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Old Mar 1, 2004, 3:15 AM   #1
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Default Using a greycard!

I think I understand why a greycard is used, for white balance? But can someone explain it in a bit more detail. I.e. How it helps? How to use it? and What type/depth of grey is needed? Is there a website I can go to?

Thank you for your help,

Yours ignorantly ops:
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Old Mar 1, 2004, 6:21 AM   #2
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I suppose it could do white balance, and maybe I'm mistaken, but personally I thought a grey card was used more for accurate exposore. It is 18% grey - same as what your camera meters all scenes for. I've been told if you have a trickly lighting scene, you can meter your camera off the card in the light you'll be using and it helps ensure the exposure is correct. I know for my camera, if I want to set my white balance, all I need to do is set the wb against a white sheet of paper.
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Old Mar 1, 2004, 7:58 AM   #3
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Yes, a grey card is for exposure not while balance.

The meter is expecting you to point to something that is 18% grey, or at least reflects light like that. The problem is that the user doesn't always do that (I'm guilty too.) It isn't always possible.

Imagine if you meter off a white wedding gown. The camer will think the light came from something grey and pick the proper exposure.... for something grey, not white. The end result is that it will expose too dark and overexpose the dress.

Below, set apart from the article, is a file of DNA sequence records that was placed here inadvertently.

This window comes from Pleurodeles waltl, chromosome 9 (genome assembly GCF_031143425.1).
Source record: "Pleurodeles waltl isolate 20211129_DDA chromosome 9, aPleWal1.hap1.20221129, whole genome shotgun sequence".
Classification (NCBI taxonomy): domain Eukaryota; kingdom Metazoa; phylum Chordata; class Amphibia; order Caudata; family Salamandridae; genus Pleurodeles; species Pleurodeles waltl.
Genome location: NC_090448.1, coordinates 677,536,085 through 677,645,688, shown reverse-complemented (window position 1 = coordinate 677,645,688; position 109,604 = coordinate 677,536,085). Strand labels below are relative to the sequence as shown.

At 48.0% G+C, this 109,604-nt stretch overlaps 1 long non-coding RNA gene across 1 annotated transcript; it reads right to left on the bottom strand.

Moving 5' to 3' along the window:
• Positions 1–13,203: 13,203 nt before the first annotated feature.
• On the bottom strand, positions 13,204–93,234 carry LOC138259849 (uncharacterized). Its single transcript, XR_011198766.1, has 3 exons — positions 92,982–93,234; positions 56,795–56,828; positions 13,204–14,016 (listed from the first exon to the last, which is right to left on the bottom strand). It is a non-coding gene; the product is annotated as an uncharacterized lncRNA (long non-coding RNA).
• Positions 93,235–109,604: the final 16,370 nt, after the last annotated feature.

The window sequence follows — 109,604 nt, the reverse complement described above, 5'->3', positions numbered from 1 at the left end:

The exact opposite happens when you meter of the grooms black tux. It will lighten the entire scene.

The nice thing about a grey card is that you know that if you put it in the same light as your subject... the exposure will be right.

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Old Mar 1, 2004, 8:35 AM   #4
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A grey card can be used for white balance in all but the lowest light: your camera will simply see it the same as a white card with less light on it. The key point for using any card for white balance is that the RGB values all be the same, not what the particular value is.

A grey card will give a good starting point for setting exposure, but it is not enough to guarantee good exposure. If you use it to set the exposure for a white wedding dress, likely you will blow out large parts of it (R=G=B=255). With most digital cameras (Fuji's new sensor might be different) there is a very sharp cut-off on the high end. Trying to get the groom's tux and the bride's gown exposed properly in the same shot is a bit more difficult than just metering off a grey card.

Using a grey card is almost always the best single exposure reading that can be done. Almost never will a single exposure reading produce the best exposure for the whole scene.

I only wish I could get the exposure and white balance right every time.
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Old Mar 1, 2004, 9:50 AM   #5
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Thanks Guys, think IŽll get me one of them there grey cards!

I am actually photographing my cousins wedding in July, although, as strange as it sounds, it is a "Wiccan" Wedding, and the ceremony will be in the New forest in Southern England. Should be a good opprtunity to get some good shots!

Thanks again....
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Old Mar 1, 2004, 10:20 AM   #6
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Merry meet.
Have fun at the handfasting, and chances are the bride and glooms clothes may not be black & white
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